The Canadian dollar continues to weaken, and that soon could have an impact on Whatcom County retailers.
The exchange rate for the loonie is now at 91 cents compared to the U.S. dollar, the lowest since the summer of 2009. The Canadian dollar has dropped quickly in the first few weeks of 2014, falling 3 cents since Monday, Jan. 6.
A number of factors are contributing to the falling Canadian dollar. As the year-end economic numbers are coming in, the U.S. appears to be in better shape than Canada when it comes to future growth, said Chris Lawless, chief economist at British Columbia Investment Management Corporation in Victoria, B.C. Also, if the U.S. continues to increase oil production and becomes more energy independent, it will put more pressure on Canadian oil exports, further weakening the currency.
"Everything is negative on the Canadian currency front right now," Lawless said. "Many have also thought that the Canadian dollar was overvalued when we had a run-up in commodity prices a few years ago."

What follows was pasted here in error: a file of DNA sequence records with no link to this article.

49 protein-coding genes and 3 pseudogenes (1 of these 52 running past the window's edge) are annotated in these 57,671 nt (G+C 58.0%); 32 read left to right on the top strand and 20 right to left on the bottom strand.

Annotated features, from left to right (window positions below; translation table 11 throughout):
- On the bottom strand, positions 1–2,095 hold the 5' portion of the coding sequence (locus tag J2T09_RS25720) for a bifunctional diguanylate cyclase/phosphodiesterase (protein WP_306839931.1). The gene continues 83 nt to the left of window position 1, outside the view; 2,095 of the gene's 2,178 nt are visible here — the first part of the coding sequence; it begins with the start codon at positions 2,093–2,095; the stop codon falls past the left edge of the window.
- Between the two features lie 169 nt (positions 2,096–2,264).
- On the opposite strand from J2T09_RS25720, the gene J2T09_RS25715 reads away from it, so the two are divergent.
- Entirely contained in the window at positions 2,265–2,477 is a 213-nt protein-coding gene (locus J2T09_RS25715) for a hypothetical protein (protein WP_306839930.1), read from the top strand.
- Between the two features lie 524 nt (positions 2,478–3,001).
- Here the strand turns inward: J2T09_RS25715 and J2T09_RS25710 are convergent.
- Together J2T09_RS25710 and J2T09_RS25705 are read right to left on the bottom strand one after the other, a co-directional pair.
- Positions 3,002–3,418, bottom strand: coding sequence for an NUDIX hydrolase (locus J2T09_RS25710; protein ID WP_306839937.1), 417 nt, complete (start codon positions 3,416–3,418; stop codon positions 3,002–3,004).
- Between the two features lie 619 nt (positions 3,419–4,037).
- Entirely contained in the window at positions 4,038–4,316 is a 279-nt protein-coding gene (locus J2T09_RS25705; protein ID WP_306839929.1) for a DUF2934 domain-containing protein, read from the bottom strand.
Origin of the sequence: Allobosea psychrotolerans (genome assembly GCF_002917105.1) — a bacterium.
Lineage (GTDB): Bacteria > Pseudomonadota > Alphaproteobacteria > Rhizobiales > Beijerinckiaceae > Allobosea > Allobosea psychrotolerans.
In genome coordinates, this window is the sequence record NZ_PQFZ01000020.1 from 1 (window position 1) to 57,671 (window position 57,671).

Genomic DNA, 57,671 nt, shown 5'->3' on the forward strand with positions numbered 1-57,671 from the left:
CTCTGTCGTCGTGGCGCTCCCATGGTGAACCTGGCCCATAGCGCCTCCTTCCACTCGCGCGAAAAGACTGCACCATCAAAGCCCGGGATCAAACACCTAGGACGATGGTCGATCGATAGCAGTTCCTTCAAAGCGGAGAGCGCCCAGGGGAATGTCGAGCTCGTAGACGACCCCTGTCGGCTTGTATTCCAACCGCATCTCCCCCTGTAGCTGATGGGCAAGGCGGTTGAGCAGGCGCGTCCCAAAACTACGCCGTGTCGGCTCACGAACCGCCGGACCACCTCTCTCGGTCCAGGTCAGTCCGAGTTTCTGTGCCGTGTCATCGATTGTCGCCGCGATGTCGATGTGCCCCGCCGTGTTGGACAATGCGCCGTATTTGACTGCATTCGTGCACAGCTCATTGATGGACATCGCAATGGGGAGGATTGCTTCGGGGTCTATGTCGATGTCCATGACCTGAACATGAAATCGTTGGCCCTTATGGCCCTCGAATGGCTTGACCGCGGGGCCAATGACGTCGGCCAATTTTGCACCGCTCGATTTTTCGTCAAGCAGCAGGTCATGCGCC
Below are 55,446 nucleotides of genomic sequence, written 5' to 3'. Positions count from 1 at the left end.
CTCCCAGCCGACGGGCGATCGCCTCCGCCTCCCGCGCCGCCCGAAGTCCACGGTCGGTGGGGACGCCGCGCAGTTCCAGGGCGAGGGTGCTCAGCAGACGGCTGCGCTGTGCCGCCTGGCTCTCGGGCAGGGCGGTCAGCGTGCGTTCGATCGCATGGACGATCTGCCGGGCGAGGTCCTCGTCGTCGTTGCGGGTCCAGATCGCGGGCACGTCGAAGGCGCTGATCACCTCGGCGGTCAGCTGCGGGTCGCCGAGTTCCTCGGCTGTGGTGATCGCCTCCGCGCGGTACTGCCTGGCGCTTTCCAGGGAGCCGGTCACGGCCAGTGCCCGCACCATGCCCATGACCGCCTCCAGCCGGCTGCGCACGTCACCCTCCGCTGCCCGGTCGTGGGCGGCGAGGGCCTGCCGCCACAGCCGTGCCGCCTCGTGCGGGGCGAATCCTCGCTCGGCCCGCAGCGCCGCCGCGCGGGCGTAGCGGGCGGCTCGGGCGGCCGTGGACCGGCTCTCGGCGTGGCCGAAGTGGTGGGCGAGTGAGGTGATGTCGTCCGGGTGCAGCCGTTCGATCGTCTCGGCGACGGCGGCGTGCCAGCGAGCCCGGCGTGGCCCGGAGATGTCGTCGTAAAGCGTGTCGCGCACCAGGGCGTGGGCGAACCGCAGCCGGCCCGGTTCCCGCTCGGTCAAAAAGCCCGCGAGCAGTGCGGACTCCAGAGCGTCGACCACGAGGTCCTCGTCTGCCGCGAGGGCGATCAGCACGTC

Many local experts, including Lawless, believe if the loonie drops below 90 cents compared to the U.S. dollar it would start affecting the number of Canadian shoppers coming to Whatcom County. That's because the price discount British Columbians get in Whatcom County would shrink.
However, with significant U.S. subsidies still in place, milk and other dairy products in Whatcom County probably would remain attractive for Canadians.
Lawless also noted that more Canadians have the NEXUS card, which gets travelers across the border more quickly, and many are in the habit of shopping regularly in Whatcom County. For those reasons, he would expect a potential slowdown in Canadian traffic here to be gradual.
"There are still reasons (for Canadians) to go into the U.S." Lawless said.
As for how far the loonie will weaken, Lawless said what usually happens is currencies overshoot when it comes to weakening or strengthening. He said some economists now think the loonie will drop to the 80-85 cent range. While that could happen, Lawless expects the loonie to settle around 90 cents.
Lawless doesn't expect the Canadian government to take action that might boost the loonie. A weaker Canadian dollar helps the Canadian export sector, making it easier to sell products to other countries. While the Canadian dollar was strong, it benefited the Canadian consumer, who has increased debt through spending.
"I think the government would want to see growth in exports rather than through more consumer spending," Lawless said.
The Canadian dollar has remained above 90 cents for the past four-and-a-half years. It fluctuated wildly around the time of global financial meltdown, rising above parity to the U.S. dollar in March 2008, falling to 77 cents by March 2009.